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Metronidazole - the most common antibiotic for BV. It is available:
•In tablet form, to be taken orally (swallowed) twice daily for seven days. Seen as the most effective treatment. This is also the preferred treatment if the woman is breastfeeding or pregnant.
•In tablet form, to be taken orally, just once. The BV is more likely to return with this treatment, compared to the seven-day tablet course.
•In gel form, that is applied to the vagina once daily, for five days.
•Clindamycin - this is an alternative BV treating antibiotic, often used if metronidazole did not work or the BV came back. It is available: ◦As a cream, which is applied to the vagina once daily for seven days.
◦In capsule form, which is taken orally (swallowed) twice daily for seven days. Rarely used today because of the risk of developing pseudomembranous colitis.
When taking clindamycin, barrier contraception methods, such as latex condoms, diaphragms and caps may be less effective. The woman should use addition contraception, such as condoms made from polyurethane.

Tinidazole - another antibiotic which is sometimes used to treat BV if metronidazole did not work, or the BV came back. Taken by mouth as a single dose. Alcohol must be avoided when taking this medication.

After completing the course of antibiotics - if symptoms go away the woman will not have to be tested for BV again. If the following occur, testing will need to be done again:◦Signs and symptoms of BV persist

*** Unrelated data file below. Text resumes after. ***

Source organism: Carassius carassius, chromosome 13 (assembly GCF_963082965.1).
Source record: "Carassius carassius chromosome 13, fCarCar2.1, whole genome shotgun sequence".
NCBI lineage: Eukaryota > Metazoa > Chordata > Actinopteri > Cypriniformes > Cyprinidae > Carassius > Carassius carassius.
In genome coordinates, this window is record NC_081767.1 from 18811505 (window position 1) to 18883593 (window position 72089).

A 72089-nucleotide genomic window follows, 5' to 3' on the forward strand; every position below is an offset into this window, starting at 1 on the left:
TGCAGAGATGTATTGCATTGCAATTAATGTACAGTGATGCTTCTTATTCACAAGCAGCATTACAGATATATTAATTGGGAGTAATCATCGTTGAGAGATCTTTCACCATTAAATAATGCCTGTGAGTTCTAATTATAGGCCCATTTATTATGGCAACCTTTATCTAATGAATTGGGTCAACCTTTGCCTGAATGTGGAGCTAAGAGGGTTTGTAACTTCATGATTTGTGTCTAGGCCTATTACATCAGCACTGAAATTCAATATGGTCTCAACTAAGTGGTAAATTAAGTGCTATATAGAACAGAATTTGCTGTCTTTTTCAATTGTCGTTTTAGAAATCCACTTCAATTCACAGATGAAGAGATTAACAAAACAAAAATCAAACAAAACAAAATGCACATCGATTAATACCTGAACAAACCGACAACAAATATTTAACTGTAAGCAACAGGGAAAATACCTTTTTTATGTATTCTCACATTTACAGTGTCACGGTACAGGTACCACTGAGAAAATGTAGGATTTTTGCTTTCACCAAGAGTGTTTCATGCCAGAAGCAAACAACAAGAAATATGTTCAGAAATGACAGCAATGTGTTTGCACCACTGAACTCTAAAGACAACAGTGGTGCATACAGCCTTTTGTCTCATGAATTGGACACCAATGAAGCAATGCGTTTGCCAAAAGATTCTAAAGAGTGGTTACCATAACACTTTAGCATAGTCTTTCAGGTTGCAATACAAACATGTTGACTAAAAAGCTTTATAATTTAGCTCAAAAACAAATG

◦Signs and symptoms of BV go away, and then come back
◦The patient being treated is pregnant
Additional treatment - approximately 10% to 15% of treatments are not effective. The doctor needs to check carefully that the patient followed the instructions on how to take the medication properly. If the medication did not work and the patient had done everything correctly, the doctor may prescribe a different antibiotic.

A GP (general practitioner, primary care physician) whose treatment was not effective may choose to refer the patient to a gynecologist - a doctor specialized in treating conditions of the female reproductive system. If a pregnant woman is having her pre-natal checks with a GP, she may be referred to an obstetrician (a doctor who specializes in pregnancies

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